The WowWee RoboPanda

Mar 29, 2012

You can’t say I’m not doing my part for conservation; I adopted a panda. After all, If not now, when? If not me, who? Okay, that’s a little over the top but you get the idea. Anyway, in thinking about it, I’m not so sure that the panda I adopted is going to have that positive an effect on the environment because it’s a robot. So, what did you expect on a robot website?


I finally bought the last actual robotic toy that WowWee has to offer. I’m not a big fan of all their off the wall weirdness like PaperJamz music instruments, the little USB talking characters (which never worked for me) or their mini projector. Those things are a departure from what I think WowWee is good at, and that’s little robots.  I have Robosapiens small and large, Robopets and Raptors, Femisapiens, JoeBots,Rovers, Mr. Personality …you get the idea. Anyway, I saw the RoboPanda on the Woot! website for a remarkably low price and so I bought it, thinking I would probably give it to my grandkids.


Of course, when it showed up I realized that:


A: It would not last 10 minutes in their destructive little hands; and

B: It was too complex for them to operate at their tender ages of 3 and 4.


Okay, there’s a C  here too, and that is that if I kept it, my robot collection would be complete as far as WowWee is concerned.  I mean the WowWee that roboticist Mark Tilden made famous with his hacking-intended, nearly indestructable Robosapien. The Panda displays none of the attributes of a Tilden design, which figures since the designer wandered off from WowWee some time ago and since then the company has been running on steadily decreasing inertia and producing less and less respectable products. But the Panda was a last kind of orgasmic spurt, exhausting the seed planted by Mark Tilden so very long ago. Rest in Peace, WowWee. Yeah, I know they’re still alive, but not as far as any discerning customer is concerned.  I mean, really. PaperJamz?


Yes, the RoboPanda is a kiddie toy. Which goes to demonstrate the confusion in the executive branch of the WowWee headquarters. They built a robot for little kids that tells stupid stories, plays games only a toddler can love, and has small parts perfectly sized for lodging in kiddie throats while being as durable as Italian crystal wine glasses. They should have given it the “Ha Ha You Can’t Break Me” durability of the Robosapien and the simplicity of the JoeBot to appeal to the market they aimed at. What they’ve built is a product that parents will take one look at and then spirit it off somewhere safe before the kids can get their peanut butter encrusted hands on it. (Late at night you will find those parents hiding in closets and watching the Panda do its stuff, wishing they could program it for more adult jokes and action sequences.)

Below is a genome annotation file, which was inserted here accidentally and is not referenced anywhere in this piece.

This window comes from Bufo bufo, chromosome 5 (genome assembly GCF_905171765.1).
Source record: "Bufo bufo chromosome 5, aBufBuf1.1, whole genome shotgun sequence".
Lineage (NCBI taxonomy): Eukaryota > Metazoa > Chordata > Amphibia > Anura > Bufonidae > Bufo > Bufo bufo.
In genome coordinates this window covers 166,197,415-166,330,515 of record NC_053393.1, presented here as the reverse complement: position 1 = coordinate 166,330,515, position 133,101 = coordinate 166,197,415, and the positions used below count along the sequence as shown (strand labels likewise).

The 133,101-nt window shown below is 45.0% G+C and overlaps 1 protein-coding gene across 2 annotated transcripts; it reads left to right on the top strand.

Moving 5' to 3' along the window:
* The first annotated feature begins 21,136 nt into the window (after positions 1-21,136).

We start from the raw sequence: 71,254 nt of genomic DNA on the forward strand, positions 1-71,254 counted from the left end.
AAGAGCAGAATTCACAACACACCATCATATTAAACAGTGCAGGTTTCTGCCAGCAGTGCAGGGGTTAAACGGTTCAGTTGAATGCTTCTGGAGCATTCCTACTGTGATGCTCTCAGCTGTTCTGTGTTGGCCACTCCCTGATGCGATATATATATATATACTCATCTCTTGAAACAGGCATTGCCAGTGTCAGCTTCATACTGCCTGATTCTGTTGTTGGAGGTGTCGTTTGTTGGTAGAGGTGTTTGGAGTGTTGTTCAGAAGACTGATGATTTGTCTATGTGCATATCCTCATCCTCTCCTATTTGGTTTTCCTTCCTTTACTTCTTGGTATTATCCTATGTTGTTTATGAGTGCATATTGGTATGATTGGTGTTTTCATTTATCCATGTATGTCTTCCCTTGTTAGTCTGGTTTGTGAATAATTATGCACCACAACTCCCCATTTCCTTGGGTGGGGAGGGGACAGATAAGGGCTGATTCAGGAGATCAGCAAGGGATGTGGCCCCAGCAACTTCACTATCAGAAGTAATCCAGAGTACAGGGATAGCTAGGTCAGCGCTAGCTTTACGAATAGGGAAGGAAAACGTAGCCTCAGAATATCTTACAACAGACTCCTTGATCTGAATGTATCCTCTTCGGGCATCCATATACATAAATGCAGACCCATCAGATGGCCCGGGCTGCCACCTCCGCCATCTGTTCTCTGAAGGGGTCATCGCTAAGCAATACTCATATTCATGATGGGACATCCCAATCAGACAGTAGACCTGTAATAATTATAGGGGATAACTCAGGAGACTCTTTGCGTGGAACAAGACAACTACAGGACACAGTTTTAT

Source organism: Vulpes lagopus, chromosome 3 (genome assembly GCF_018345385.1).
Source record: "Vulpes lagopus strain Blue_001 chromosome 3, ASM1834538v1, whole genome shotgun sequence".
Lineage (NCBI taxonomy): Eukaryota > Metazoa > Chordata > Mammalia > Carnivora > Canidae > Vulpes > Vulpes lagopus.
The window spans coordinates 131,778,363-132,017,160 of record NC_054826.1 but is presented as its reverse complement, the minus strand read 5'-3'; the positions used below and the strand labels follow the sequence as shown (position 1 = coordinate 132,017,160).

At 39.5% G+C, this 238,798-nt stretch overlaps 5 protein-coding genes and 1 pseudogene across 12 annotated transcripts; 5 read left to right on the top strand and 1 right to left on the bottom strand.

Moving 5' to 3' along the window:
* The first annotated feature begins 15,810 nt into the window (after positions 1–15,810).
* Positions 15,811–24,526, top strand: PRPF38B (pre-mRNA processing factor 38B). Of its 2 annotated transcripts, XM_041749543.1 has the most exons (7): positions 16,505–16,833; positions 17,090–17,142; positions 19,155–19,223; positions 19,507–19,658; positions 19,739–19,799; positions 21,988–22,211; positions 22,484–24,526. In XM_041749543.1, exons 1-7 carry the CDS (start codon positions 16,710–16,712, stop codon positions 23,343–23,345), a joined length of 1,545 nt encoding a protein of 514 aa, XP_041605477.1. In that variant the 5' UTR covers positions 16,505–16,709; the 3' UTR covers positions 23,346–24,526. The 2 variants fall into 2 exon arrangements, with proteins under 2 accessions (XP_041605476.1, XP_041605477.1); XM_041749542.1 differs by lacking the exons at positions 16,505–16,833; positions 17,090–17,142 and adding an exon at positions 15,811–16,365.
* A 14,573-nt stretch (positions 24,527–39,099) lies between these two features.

In a stroke of ironic genius, they made this panda to have a plushie panda toy of its own. It will play with it just like you wish you children would play with all of their toys. Quite gently and without need for vigilant supervision. It cracks me up that a toy would have a toy, but hey, I’m also fascinated by small shiny objects. Especially if they talk.


So, were I to give this item a review, first I would give it 5 stars for concept, 4 stars for ease of use, three stars for needed batteries, 2 stars for durability and 1 star for packing. I swear to God, WowWee packs their shit so it takes HOURS to unwrap all of the protective wires and supports, tape and plastic forms, and two trees worth of cardboard. These things were packed to withstand the rigors of disgruntled Postal workers drop kicking the packages to the next galaxy. When you set out to open one of their packages, come equipped with a machete, a Sawsall, wire clippers and a lot of valium. And pack a lunch.


For all of the trauma involved in freeing the toy from its packing, the battery installation is almost therapy. It requires a game of Find-The-Compartment that results in C batteries in the soles of its feet and a four pack of double As stuffed up its ..rear. But then you can switch it on and delight yourself for an hour or so with the user guide in one hand and the other poking and prodding the panda as you put it through its paces. Only then can you expose it to children of that youthful age under your watchful eyes. Be ready with canned statements like:


Don’t pull its arm off

Quit twisting its head

Don’t pull its leg off

Touch it gently

Stop kicking it


Better yet, just keep it for yourself.

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